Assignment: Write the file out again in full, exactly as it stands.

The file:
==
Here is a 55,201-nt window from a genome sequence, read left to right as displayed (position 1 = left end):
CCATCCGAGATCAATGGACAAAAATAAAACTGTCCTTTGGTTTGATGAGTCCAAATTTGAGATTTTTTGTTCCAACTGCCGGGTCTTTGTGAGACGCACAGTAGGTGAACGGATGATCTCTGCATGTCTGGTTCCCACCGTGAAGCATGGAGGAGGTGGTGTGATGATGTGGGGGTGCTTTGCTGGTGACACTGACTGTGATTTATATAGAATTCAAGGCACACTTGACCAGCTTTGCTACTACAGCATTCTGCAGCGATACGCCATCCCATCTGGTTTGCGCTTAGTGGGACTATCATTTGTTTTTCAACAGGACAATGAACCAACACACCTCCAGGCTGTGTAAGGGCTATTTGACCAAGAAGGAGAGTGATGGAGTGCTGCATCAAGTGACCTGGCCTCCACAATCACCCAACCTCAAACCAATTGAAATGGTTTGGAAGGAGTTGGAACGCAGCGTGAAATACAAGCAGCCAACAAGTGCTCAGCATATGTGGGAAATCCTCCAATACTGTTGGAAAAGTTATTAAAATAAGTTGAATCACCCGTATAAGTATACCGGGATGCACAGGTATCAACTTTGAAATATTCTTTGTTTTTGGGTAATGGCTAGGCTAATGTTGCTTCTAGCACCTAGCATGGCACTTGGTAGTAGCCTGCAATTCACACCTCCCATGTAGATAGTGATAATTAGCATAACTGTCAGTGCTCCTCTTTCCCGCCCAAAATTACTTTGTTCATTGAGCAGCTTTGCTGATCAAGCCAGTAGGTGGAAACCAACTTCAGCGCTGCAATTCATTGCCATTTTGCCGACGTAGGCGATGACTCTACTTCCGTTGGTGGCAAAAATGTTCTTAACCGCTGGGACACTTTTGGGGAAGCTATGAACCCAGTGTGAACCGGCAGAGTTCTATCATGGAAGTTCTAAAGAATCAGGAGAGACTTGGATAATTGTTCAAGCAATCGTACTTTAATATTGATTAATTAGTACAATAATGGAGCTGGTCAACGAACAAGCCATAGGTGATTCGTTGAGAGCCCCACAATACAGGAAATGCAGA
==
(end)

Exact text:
Here is a 55,201-nt window from a genome sequence, read left to right as displayed (position 1 = left end):
CCATCCGAGATCAATGGACAAAAATAAAACTGTCCTTTGGTTTGATGAGTCCAAATTTGAGATTTTTTGTTCCAACTGCCGGGTCTTTGTGAGACGCACAGTAGGTGAACGGATGATCTCTGCATGTCTGGTTCCCACCGTGAAGCATGGAGGAGGTGGTGTGATGATGTGGGGGTGCTTTGCTGGTGACACTGACTGTGATTTATATAGAATTCAAGGCACACTTGACCAGCTTTGCTACTACAGCATTCTGCAGCGATACGCCATCCCATCTGGTTTGCGCTTAGTGGGACTATCATTTGTTTTTCAACAGGACAATGAACCAACACACCTCCAGGCTGTGTAAGGGCTATTTGACCAAGAAGGAGAGTGATGGAGTGCTGCATCAAGTGACCTGGCCTCCACAATCACCCAACCTCAAACCAATTGAAATGGTTTGGAAGGAGTTGGAACGCAGCGTGAAATACAAGCAGCCAACAAGTGCTCAGCATATGTGGGAAATCCTCCAATACTGTTGGAAAAGTTATTAAAATAAGTTGAATCACCCGTATAAGTATACCGGGATGCACAGGTATCAACTTTGAAATATTCTTTGTTTTTGGGTAATGGCTAGGCTAATGTTGCTTCTAGCACCTAGCATGGCACTTGGTAGTAGCCTGCAATTCACACCTCCCATGTAGATAGTGATAATTAGCATAACTGTCAGTGCTCCTCTTTCCCGCCCAAAATTACTTTGTTCATTGAGCAGCTTTGCTGATCAAGCCAGTAGGTGGAAACCAACTTCAGCGCTGCAATTCATTGCCATTTTGCCGACGTAGGCGATGACTCTACTTCCGTTGGTGGCAAAAATGTTCTTAACCGCTGGGACACTTTTGGGGAAGCTATGAACCCAGTGTGAACCGGCAGAGTTCTATCATGGAAGTTCTAAAGAATCAGGAGAGACTTGGATAATTGTTCAAGCAATCGTACTTTAATATTGATTAATTAGTACAATAATGGAGCTGGTCAACGAACAAGCCATAGGTGATTCGTTGAGAGCCCCACAATACAGGAAATGCAGA